When many Canadians think of Parliament Hill from a political perspective, one of the most common images is that of Question Period.
While Question Period is an important part of our democratic process, it is also the most adversarial and partisan activity within the House of Commons.
Question Period alone, does not reflect some of the other very important Parliamentary activities that occur.
One of those important Parliamentary activities occurs after a bill passes second reading and moves on to committee stage review.
Committee stage review is one of the most important parts of the process where a Parliamentary Committee representing members from all of the major political parties will scrutinize every aspect of a proposed bill on a clause by clause basis.
It is also during this committee review where expert witnesses and other affected individuals can provide input that may or may not lead to amendments to the proposed legislation before it returns to the House of Commons for third reading debate.
An example of the importance of Committee Stage review can be evidenced by a recent meeting of the Finance Committee that was scrutinizing the Liberal Governments Budget Implementation Act (BIA), Bill C-74.
Despite Prime Minister Trudeau’s election promise to not use omnibus budget legislation, the Finance Committee has been studying a 560 plus page BIA that is, very clearly, another broken promise from the Prime Minister.
One controversial measure that was discovered by the Finance Committee was buried so deeply in this BIA bill, that even Liberal members on the Finance Committee were unaware it existed.
What was this measure?
It has been summarized as legislation that will ease penalties for corporate crime.
Division 20 of the bill proposes that prosecutors can suspend criminal charges against companies in certain cases of corporate wrongdoing.
Ultimately, as this clause proposes an amendment to the criminal code, many view it as a measure that has no business being in a budget related bill and is better suited to be examined by the Justice Committee, where more appropriate examination can occur.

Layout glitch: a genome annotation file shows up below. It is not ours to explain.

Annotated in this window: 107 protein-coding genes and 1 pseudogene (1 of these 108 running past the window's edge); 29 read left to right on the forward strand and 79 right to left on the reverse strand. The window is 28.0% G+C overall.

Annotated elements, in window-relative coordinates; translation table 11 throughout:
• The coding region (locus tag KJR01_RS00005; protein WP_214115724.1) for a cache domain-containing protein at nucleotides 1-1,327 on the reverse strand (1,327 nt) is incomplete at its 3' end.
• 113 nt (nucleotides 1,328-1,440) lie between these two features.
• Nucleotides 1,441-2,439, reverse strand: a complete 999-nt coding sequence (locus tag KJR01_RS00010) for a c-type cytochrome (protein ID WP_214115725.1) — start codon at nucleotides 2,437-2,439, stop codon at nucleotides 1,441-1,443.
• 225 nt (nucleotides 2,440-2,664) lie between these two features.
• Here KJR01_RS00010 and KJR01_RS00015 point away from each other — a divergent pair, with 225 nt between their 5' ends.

So why propose these changes?
To date the Liberal Government has not indicated the reasons why this legislation has been hidden inside the BIA however other interests have suggested this approach to suspend criminal charges could encourage more companies to come forward to self-report corporate crimes.
These are important proposed changes that on the surface are alarming and as a result deserve further scrutiny.
Because of this, I have encouraged all Parliamentarians at Finance Committee to support having this clause examined separately by the Justice Committee.
It is important to hear constructive arguments from both sides.
It can be argued that the opportunity to reach a remediation agreement may offer restitution to victims without litigation in cases where wrongdoing may have occurred but the chances of a successful conviction are slim.
However, critics believe this approach could actually increase corporate crime and undermine public confidence in the system.
I remain of the view that while this proposal involves important criminal code amendments, it does not belong within a budget implementation bill.
My question this week:
Should large scale criminal code amendments be restricted to bills that come before the Justice Committee or do you agree with the Liberal Government these can be part of a budget bill, as part of an overall plan?
I can be reached at Dan.Albas@parl.gc.ca or call toll free 1-800-665-8711.
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Dan Albas is the Member of Parliament for the riding of Central Okanagan-Similkameen-Nicola.